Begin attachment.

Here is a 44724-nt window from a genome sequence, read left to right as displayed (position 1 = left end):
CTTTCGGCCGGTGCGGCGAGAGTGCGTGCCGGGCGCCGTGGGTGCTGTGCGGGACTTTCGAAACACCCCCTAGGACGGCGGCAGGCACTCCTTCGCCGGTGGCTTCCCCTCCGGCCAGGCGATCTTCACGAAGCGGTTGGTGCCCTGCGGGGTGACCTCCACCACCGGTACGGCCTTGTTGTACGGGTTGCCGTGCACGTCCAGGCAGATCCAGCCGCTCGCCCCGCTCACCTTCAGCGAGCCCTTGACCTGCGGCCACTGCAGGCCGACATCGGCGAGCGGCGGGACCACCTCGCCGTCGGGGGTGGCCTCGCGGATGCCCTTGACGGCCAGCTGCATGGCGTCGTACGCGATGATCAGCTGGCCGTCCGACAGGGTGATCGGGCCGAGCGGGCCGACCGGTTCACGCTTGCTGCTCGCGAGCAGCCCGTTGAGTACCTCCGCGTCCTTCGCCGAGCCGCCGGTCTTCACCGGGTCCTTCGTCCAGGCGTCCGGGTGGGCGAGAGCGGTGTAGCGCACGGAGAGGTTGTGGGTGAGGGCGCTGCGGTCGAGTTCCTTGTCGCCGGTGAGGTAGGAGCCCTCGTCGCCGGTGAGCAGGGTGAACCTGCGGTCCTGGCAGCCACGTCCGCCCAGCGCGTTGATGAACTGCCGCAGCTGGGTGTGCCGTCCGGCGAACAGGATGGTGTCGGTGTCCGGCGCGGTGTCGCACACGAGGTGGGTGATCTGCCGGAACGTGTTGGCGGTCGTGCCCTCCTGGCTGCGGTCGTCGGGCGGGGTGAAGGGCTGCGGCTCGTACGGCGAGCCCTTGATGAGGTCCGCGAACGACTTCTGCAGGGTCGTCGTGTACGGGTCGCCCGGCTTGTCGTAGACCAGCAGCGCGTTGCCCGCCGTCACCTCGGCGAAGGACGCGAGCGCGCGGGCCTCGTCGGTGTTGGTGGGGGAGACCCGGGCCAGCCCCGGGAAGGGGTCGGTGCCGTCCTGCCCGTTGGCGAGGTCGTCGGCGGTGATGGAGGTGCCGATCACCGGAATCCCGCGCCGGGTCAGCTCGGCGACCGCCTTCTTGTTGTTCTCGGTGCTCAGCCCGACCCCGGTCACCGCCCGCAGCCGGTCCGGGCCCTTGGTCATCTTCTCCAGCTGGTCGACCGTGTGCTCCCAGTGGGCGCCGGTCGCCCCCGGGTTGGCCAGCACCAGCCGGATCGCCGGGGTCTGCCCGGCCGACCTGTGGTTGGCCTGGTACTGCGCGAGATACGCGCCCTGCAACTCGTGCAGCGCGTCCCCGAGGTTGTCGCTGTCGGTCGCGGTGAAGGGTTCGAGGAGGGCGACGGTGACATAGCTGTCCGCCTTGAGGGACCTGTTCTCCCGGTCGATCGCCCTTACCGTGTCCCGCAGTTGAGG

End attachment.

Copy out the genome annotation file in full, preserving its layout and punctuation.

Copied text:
Here is a 44724-nt window from a genome sequence, read left to right as displayed (position 1 = left end):
CTTTCGGCCGGTGCGGCGAGAGTGCGTGCCGGGCGCCGTGGGTGCTGTGCGGGACTTTCGAAACACCCCCTAGGACGGCGGCAGGCACTCCTTCGCCGGTGGCTTCCCCTCCGGCCAGGCGATCTTCACGAAGCGGTTGGTGCCCTGCGGGGTGACCTCCACCACCGGTACGGCCTTGTTGTACGGGTTGCCGTGCACGTCCAGGCAGATCCAGCCGCTCGCCCCGCTCACCTTCAGCGAGCCCTTGACCTGCGGCCACTGCAGGCCGACATCGGCGAGCGGCGGGACCACCTCGCCGTCGGGGGTGGCCTCGCGGATGCCCTTGACGGCCAGCTGCATGGCGTCGTACGCGATGATCAGCTGGCCGTCCGACAGGGTGATCGGGCCGAGCGGGCCGACCGGTTCACGCTTGCTGCTCGCGAGCAGCCCGTTGAGTACCTCCGCGTCCTTCGCCGAGCCGCCGGTCTTCACCGGGTCCTTCGTCCAGGCGTCCGGGTGGGCGAGAGCGGTGTAGCGCACGGAGAGGTTGTGGGTGAGGGCGCTGCGGTCGAGTTCCTTGTCGCCGGTGAGGTAGGAGCCCTCGTCGCCGGTGAGCAGGGTGAACCTGCGGTCCTGGCAGCCACGTCCGCCCAGCGCGTTGATGAACTGCCGCAGCTGGGTGTGCCGTCCGGCGAACAGGATGGTGTCGGTGTCCGGCGCGGTGTCGCACACGAGGTGGGTGATCTGCCGGAACGTGTTGGCGGTCGTGCCCTCCTGGCTGCGGTCGTCGGGCGGGGTGAAGGGCTGCGGCTCGTACGGCGAGCCCTTGATGAGGTCCGCGAACGACTTCTGCAGGGTCGTCGTGTACGGGTCGCCCGGCTTGTCGTAGACCAGCAGCGCGTTGCCCGCCGTCACCTCGGCGAAGGACGCGAGCGCGCGGGCCTCGTCGGTGTTGGTGGGGGAGACCCGGGCCAGCCCCGGGAAGGGGTCGGTGCCGTCCTGCCCGTTGGCGAGGTCGTCGGCGGTGATGGAGGTGCCGATCACCGGAATCCCGCGCCGGGTCAGCTCGGCGACCGCCTTCTTGTTGTTCTCGGTGCTCAGCCCGACCCCGGTCACCGCCCGCAGCCGGTCCGGGCCCTTGGTCATCTTCTCCAGCTGGTCGACCGTGTGCTCCCAGTGGGCGCCGGTCGCCCCCGGGTTGGCCAGCACCAGCCGGATCGCCGGGGTCTGCCCGGCCGACCTGTGGTTGGCCTGGTACTGCGCGAGATACGCGCCCTGCAACTCGTGCAGCGCGTCCCCGAGGTTGTCGCTGTCGGTCGCGGTGAAGGGTTCGAGGAGGGCGACGGTGACATAGCTGTCCGCCTTGAGGGACCTGTTCTCCCGGTCGATCGCCCTTACCGTGTCCCGCAGTTGAGG